The CyD Summer Home in Lima, Peru

cyd-house hero IIHIH

The CyD House, located just north of Lima, is a 5,059 square foot home nestled into the area’s terrain, maximizing both space and views. Designed by Felipe Ferrer of V.Oid with Alonso Toleda (then of Diacrítica, now with Colliers), the wood, steel, concrete and stone home is located in the Los Cóndores Country Club of Chaclacayo, north of Lima.

CyD Summer Home


The following copy is courtesy of V.Oid:
Commissioned by a patron whose passion for wood pushed the architects to explore its many uses and expressions, every joint was designed to be invisible to best generate a seeming balance amongst pieces set or juxtaposed against each other.

cyd-house-p131014-j-17 cyd-house-p131014-j-1cyd-house-p131014-j-7

The site measures approximately 2500sqm, presenting an irregular geometry and steep inclines, the most dramatic of which is a land depression rife with obsolete cisterns.

CyD Summer Home front cyd-house-p131014-j-5 cyd-house-p131014-j-13

To best reintegrate the unoccupied area of the lot –its main asset– we pushed the house up against the adjacent hill’s steepest front in order consolidate the spaces before and below its line of vision. Using a very strong symmetry, the house’s shape consists of two V-shaped wings that adjust to the terrain’s perimeter, maximizing the flat garden area in the front.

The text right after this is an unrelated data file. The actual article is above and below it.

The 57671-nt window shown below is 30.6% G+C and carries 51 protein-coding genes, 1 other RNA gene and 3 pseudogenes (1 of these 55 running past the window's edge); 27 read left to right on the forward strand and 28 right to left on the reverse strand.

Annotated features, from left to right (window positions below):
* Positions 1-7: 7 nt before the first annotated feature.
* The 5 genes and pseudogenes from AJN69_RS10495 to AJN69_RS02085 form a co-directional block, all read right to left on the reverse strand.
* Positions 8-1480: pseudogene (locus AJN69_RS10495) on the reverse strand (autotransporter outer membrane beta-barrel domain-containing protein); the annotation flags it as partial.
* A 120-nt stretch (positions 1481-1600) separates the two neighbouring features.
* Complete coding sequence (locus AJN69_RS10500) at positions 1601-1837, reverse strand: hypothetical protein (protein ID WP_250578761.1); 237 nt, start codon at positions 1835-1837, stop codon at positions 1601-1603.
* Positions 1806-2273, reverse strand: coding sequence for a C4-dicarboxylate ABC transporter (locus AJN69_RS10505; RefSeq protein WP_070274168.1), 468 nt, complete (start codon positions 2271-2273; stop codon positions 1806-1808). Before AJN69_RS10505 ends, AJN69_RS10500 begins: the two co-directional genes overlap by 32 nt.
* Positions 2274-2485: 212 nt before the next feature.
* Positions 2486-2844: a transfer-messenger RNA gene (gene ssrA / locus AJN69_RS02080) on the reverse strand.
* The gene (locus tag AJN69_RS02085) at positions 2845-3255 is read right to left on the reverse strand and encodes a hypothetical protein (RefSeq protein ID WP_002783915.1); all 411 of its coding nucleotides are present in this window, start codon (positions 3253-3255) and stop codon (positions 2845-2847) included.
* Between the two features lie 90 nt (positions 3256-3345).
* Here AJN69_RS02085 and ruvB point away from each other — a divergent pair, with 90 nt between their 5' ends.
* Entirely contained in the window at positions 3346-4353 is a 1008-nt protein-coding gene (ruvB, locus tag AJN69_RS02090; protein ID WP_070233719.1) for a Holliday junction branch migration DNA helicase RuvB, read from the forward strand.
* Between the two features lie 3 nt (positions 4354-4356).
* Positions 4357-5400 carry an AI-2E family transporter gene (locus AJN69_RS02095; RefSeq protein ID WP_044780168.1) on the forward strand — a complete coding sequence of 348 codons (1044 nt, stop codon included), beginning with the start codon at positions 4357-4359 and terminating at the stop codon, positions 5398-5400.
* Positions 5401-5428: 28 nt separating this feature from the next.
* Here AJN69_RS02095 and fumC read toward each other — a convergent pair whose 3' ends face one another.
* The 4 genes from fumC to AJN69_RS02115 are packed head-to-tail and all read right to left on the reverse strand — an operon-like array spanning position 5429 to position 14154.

The entrance is at the far left. A lengthwise, partly-covered gallery runs along the house, integrating all its social areas, namely, the vestibule, the living and dining rooms, the kitchen and the terrace. The second story holds the private areas: on the left wing are the children’s quarters; on the right is a family porch and, at the center –capping the volume with the greatest hierarchical importance– lies the master bedroom, with a privileged view of the valley.

cyd-house-p131014-j-11 cyd-house-p131014-j-8 cyd-house-p131014-j-9

The wooden columns rest on an empty Corten steel frame whilst the terrace’s columns, floors, and beams are all made of Brazilian teak (Dipteryx odorata) of different densities, such that the natural knots, skeins and streaks of the wood attain a maximized expressive power. The different shades of wood used by the columns in the gallery also plays with a gradient of shading through angling and distance to work as a sundial.

cyd-house-p131014-j-14 cyd-house-p131014-j-15 cyd-house-p131014-j-16

Deep-veined wooden planks were used to form the concrete walls that frame the standout olive tree at the entrance. The pool received an identical treatment on its concrete side walls, and its floor and back were specifically treated like a swatch of blue mosaics.

cyd house pool from end

The potted bougainvillea on the the second floor will thrive and lend a lush, colorful levity to the space below them once they are grown.


D:_a WORKINGBIENAL XVCasa de Campo en los Condores- XV BIENAL

Architects/Design:V.Oid Architect Felipe Ferrer and Diacrítica Architect Alonso Toledo
Collaborator architect: Arq Karlos Rioja
Location: Chaclacayo, Lima, Perú
Landscape: Emilia Murata
Structures: Ing. Antonio Blanco
Construction: Ing Carlos Lopez
Location: Chaclacayo, Lima. Perú
Lot: 2,470sqm
Built area first floor: 245sqm
Built area second floor: 142.5sqm
Shaded area: 152sqm
Service area: 58.5sqm
Photography: Juan Solano

CyD House in Lima images courtesy of V.Oid / information courtesy of the architect, ArchDaily and e-architect